John W. (John Woolf) Jordan.

Genealogical and personal history of western Pennsylvania; (Volume 3) online

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daughter of Dr. Samuel Kinney, of Mineral Ridge, Ohio; children: Paul
S., bom September 23, 1903; Bernice A., born August 3, 1905; Jessie E.,
born November 19, 1907.

Henry Rice, father of !Mrs. Jessie F. (Rice) Russell, was born in
1812, and died May 29, 1888. He was a farmer, owning a fine farm of
one hundred and twenty acres, was a salesman for the Buck Eye Company,
and owned the first pepper mill in that part of the country. He was a
Republican in politics. Mr. Rice married, November 15, 1833, Martha
Moore, born October 7, 181 1, died January 5, 1899. Children : i. William, born
October 14, 1835; died May 30, 1908; he married, February 22, 1857, Cor-
nelia Ross, died March 24, 1915; they had children: Lily V., bom April
10, 1858; James H., born February 3, i860; John T., born April 13, 1863,
died April 8, 1865. 2. John F., born October 20, 1836, was killed at the
battle of Mfelvin Hill, July i, 1862; the Grand Army of the Republic Post
of Waterford, Pennsylvania, w-as named in honor of him. 3. Elizabeth,
born April 5, 1838, died October 15, 1869; she married, 1856, Louis Stem,
who died May 10, 1900; children: Curt A. Stem and Dr. H. L. Stem. 4.
Mary, born January 5, 184b, died February 22, 1907; she married, April
13, 1871, Charles H. Tififany; no children. 5. Hiram, born March 3, 1842;
he married, October 6, 1868, Henrietta Whittlesey, who died December 10,
1899; children: Edith L., Lena E., Anna, E. Rea, Katherine A. 6. Sarah,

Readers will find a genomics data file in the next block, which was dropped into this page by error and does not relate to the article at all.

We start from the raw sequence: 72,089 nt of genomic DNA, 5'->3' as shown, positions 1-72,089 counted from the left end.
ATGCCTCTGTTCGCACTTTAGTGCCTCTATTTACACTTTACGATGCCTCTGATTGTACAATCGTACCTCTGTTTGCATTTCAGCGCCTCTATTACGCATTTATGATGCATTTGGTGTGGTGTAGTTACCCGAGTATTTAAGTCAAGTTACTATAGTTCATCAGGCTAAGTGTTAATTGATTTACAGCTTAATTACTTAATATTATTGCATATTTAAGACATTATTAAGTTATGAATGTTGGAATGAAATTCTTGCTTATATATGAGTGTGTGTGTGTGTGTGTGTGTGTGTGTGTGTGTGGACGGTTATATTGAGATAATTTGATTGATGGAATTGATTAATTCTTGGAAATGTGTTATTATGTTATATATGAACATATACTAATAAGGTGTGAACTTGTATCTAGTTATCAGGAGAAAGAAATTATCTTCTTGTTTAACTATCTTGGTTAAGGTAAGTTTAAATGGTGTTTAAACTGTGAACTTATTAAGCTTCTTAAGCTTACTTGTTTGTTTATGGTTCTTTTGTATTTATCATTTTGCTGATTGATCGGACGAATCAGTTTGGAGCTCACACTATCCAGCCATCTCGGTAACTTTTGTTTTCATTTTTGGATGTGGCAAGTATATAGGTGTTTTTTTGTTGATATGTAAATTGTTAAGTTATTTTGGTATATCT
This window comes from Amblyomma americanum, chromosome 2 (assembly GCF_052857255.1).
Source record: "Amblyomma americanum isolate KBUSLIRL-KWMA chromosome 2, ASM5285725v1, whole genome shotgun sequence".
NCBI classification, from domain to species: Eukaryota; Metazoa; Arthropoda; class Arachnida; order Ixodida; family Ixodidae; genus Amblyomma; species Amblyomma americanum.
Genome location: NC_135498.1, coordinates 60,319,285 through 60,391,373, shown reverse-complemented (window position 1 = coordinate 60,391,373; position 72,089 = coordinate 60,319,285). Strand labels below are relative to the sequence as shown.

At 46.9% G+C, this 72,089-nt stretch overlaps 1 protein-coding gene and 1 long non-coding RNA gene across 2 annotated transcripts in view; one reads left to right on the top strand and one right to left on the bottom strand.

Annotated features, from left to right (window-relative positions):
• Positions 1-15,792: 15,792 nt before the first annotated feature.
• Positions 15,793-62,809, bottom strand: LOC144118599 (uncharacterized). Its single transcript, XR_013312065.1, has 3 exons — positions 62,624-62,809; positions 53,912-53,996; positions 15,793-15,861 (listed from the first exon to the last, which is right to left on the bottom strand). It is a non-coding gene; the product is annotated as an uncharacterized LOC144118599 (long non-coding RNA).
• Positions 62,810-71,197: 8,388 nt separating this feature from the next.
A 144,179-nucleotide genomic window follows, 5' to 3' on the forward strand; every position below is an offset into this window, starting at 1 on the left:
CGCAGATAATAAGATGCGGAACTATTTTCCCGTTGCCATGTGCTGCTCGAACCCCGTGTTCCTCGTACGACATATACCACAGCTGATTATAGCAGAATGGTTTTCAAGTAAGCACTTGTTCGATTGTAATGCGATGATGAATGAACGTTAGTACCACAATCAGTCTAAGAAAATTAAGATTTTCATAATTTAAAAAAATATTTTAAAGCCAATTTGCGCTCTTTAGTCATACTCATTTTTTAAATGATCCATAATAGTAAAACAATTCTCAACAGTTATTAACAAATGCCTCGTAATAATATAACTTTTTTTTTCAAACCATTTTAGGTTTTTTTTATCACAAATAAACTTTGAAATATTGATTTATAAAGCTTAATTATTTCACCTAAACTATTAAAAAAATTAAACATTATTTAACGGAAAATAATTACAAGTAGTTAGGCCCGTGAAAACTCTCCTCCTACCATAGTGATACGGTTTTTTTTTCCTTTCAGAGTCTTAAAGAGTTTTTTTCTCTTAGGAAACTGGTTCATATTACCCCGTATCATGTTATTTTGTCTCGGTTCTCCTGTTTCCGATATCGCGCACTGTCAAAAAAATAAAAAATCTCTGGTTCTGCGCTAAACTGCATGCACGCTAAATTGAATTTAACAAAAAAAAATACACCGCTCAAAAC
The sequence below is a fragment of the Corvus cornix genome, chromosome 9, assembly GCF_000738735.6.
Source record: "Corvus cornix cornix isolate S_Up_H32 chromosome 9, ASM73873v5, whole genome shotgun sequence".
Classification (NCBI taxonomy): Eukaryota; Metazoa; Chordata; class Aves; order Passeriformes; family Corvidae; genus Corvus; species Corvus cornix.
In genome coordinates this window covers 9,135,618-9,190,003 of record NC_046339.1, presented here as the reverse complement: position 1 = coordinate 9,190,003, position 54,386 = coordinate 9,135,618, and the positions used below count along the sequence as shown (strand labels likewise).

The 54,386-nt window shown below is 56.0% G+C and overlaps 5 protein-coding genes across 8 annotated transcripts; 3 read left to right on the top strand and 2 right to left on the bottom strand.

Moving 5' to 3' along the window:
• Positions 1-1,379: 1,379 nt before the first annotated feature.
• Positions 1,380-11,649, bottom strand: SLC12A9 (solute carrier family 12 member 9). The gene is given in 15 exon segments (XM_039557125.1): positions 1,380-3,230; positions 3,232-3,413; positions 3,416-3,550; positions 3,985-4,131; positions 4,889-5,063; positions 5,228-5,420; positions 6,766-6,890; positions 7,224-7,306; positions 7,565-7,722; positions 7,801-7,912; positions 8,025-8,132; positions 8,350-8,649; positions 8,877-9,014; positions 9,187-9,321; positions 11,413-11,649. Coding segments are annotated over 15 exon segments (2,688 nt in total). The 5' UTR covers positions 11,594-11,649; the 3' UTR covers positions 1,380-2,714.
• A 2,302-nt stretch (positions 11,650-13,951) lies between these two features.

bom August 12, 1845, died in 1909; she married, August 25, 1865, Louis
R. Corbin; no children. 7. Lydia L., born October 3, 1847; married, Feb-
ruary 13, 1873, William L. Alcorn; children: Martha E., James H. L.,
Mabel, William L., Sada May. 8. Wilson, born May 14, 1849 ; married,
April 13, 1871, Wilda Gregg; children: Lena, Mary. 9. James H., born
September 30, 1854; unmarried. 10. Jessie F., bom at Waterford, Erie
county, Pennsylvania, October 4, 1856; married, September 20, 1876, John
Russell.



Alan, first Lord High Steward of Scotland, married Margaret,
BOYD daughter of Fergus, Earl of Galloway, and had five children,
Simon, the third child, being progenitor of the Boyds. Alan
died in 1153, and Simon became the second High Steward of Scotland.
Robert Boyd, son of Simon Boyd, being of fair complexion was called
"Boidle" or "Bordel" meaning the Gaelic, Boyt or Bo — "fair or beautiful".
This became a surname. Robert Boyd "the fair" is the common ancestor
of all of the name Boyd. He died prior to 1240 A. D., and left a son,
Robert Boyd. Dean Castle, long the residence of the ancient family of



i68o WESTERN PENNSYLVANIA

Boyd, stood about a mile from Kilmarnock, Ayrshire, on the west coast of
Scotland. The descent to the American Boyds during the centuries has
been in many instances through younger sons, of whom no record is kept
in the register's office in Scotland. The family early appeared in the North
of Ireland, coming from Scotland, there married and bred the hardy
Scotch-Irish who in America have achieved fame and honor. Descendants
of these North of Ireland boys settled in Northern New York, New York
City and Pennsylvania, prior to the Revolution. There was also an early
settlement in Virginia. The Boyds, like all the Scotch-Irish, were hardy,
energetic, desirable citizens, and in settling in a new country usually chose
the rugged hillside, rather than the more fertile river bottoms, like the
Dutch. This was due to their early environment, as each race chose loca-
tion in accordance with its youthful surroundings. The Boyd families
in Erie county, Pennsylvania, trace to the same Scotch ancestor, Robert
"the fair", through the Irish line, the two branches in Waterford tracing
to the same ancestor in county Antrim, Ireland. William Boyd, the Ameri-
can ancestor, came from the North of Ireland in early life, and there is
little doubt that he was in Virginia and Maryland before his appearance
in Northumberland county, Pennsylvania. James Anderson, who came to